Can Pandora Keep It Up?

Can Pandora Keep It Up?

Pandora Media was one of last week's biggest winners, soaring 23% as investors rallied behind the streaming music leader.

Pandora rose after introducing its new CEO and holding up better than some had feared during Apple's iPhone event.

The CEO? Pandora announced that Brian McAndrews -- the former aQuantive chief who grew the online advertising specialist to the point where Microsoft was willing to pay $6 billion for it -- would be its new helmsman.

The market liked the move.

There is nothing more important at Pandora right now than increasing its online advertising. It's doing a good job on that front. Ad revenue climbed 44% in its latest quarter, even though it only served 18% more listener hours. The vast majority of its more than 70 million active users are freeloaders, and online advertising is the only way that Pandora's going to make enough money to cover its growing music royalties, bandwidth costs, and operating overhead.

Sirius XM Radio has been profitable for years as a premium platform. Pandora has tried to set itself up that way, but capping free usage is a strategy that's also been abandoned twice.

It's just as well. Microsoft's Xbox Music is now being ported for iOS and Android devices. Apple's iTunes Radio -- a free ad-based service that it openly describes as similar to Pandora -- rolls out this week. Pandora needs to milk more ad revenue out of every hour it streams without alienating users, and that requires someone from a digital marketing background. McAndrews is a good fit on that front.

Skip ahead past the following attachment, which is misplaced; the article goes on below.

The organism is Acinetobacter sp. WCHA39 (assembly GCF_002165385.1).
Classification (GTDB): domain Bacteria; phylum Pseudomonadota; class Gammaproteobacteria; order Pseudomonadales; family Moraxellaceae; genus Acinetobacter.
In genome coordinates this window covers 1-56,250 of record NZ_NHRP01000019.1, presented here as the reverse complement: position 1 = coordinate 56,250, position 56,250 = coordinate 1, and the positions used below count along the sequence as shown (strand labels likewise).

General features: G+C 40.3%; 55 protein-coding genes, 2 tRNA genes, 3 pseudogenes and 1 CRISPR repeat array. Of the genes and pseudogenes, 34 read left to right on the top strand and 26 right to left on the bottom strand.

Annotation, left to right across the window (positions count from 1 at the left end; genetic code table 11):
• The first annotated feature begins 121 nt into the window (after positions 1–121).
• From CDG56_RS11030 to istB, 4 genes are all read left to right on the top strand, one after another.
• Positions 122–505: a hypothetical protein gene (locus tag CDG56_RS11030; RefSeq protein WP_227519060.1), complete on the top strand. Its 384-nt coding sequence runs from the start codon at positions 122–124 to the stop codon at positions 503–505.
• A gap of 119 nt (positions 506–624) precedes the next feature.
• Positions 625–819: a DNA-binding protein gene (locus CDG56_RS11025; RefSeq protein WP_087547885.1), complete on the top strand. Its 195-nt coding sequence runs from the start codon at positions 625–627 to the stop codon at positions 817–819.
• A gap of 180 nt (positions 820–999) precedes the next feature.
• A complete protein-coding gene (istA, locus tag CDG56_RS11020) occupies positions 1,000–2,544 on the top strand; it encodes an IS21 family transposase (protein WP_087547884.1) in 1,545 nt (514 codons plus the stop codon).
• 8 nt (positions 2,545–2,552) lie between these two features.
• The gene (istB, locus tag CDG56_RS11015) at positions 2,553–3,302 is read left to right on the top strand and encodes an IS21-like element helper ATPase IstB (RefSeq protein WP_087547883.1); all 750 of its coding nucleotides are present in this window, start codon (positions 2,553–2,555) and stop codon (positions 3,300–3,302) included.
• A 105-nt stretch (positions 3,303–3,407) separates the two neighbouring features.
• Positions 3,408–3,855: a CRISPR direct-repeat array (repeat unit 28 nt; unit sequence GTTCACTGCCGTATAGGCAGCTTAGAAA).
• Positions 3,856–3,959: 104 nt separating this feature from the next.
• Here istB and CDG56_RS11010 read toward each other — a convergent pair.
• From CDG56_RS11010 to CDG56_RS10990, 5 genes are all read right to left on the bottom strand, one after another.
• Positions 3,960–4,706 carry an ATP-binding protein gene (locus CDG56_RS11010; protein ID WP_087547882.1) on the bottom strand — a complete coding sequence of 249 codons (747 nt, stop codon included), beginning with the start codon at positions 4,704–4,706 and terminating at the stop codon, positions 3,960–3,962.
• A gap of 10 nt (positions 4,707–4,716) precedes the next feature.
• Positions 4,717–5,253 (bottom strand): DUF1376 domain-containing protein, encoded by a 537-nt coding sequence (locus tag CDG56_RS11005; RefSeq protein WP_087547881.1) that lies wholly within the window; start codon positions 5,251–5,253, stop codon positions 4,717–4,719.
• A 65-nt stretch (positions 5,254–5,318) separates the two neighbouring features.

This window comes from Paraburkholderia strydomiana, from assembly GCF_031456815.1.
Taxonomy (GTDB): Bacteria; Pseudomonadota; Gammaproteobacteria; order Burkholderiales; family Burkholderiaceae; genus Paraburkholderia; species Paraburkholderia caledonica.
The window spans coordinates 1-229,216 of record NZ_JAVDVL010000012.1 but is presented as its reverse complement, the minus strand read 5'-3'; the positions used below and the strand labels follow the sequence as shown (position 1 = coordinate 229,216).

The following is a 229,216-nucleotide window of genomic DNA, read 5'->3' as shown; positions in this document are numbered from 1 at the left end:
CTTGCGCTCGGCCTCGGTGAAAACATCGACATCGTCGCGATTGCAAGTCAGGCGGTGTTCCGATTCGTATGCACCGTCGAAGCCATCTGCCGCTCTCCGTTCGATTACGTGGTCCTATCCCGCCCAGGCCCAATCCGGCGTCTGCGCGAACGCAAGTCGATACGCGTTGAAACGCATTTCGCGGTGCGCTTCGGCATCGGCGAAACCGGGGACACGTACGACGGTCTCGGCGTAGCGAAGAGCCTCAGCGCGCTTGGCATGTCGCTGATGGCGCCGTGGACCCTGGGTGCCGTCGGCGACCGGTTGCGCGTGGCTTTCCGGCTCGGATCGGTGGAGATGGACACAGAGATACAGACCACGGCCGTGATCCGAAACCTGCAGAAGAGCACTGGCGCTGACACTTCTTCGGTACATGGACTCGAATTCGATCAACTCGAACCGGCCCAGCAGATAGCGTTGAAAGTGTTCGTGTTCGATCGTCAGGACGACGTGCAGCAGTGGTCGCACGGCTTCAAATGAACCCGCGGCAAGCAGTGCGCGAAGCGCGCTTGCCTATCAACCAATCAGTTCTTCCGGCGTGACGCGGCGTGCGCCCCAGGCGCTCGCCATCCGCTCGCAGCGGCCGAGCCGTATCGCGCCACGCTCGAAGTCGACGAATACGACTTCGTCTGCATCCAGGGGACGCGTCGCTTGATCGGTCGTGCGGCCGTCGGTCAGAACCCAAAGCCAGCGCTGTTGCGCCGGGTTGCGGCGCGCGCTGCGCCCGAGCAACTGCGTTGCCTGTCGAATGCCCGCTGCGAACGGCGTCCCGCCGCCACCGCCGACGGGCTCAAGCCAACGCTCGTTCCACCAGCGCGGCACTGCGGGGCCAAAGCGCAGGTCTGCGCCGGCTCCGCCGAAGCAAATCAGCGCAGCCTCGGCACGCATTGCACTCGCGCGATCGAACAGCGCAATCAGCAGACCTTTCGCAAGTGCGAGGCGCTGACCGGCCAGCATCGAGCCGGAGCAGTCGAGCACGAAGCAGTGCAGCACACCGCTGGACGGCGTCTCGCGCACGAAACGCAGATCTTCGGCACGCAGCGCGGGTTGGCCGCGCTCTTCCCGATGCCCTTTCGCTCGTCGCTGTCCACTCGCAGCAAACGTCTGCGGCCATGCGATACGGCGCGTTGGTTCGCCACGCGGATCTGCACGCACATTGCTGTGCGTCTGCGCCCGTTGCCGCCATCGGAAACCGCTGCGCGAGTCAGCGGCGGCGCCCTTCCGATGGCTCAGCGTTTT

As for iTunes Radio, Apple didn't add any more color to the service than it did earlier this year. It will become available when the new iOS 7 mobile operating system rolls out on Wednesday. However, by limiting its access to iOS 7 devices this week, it won't be a significant challenger to Pandora, which is consumed largely on Android devices since that's the leading mobile operating system these days.

Apple may make a dent in Pandora's model eventually, but the market seems to believe that the coast is clear for now. If anything, the launch of iTunes Radio may educate iOS users on the merit of streaming music on their devices, and that may actually help more than hurt Pandora.

Yes, these are interesting times for Pandora, and that's why the shares hit a new 52-week high on Thursday despite the challenge from tech heavies and its inability to follow Sirius XM Radio and Spotify into premium listening.

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Longtime Fool contributor Rick Munarriz has no position in any stocks mentioned. The Motley Fool recommends Apple and Pandora Media. It owns shares of Apple and Microsoft. Try any of our Foolish newsletter services free for 30 days. We Fools may not all hold the same opinions, but we all believe that considering a diverse range of insights makes us better investors. The Motley Fool has a disclosure policy.

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Originally published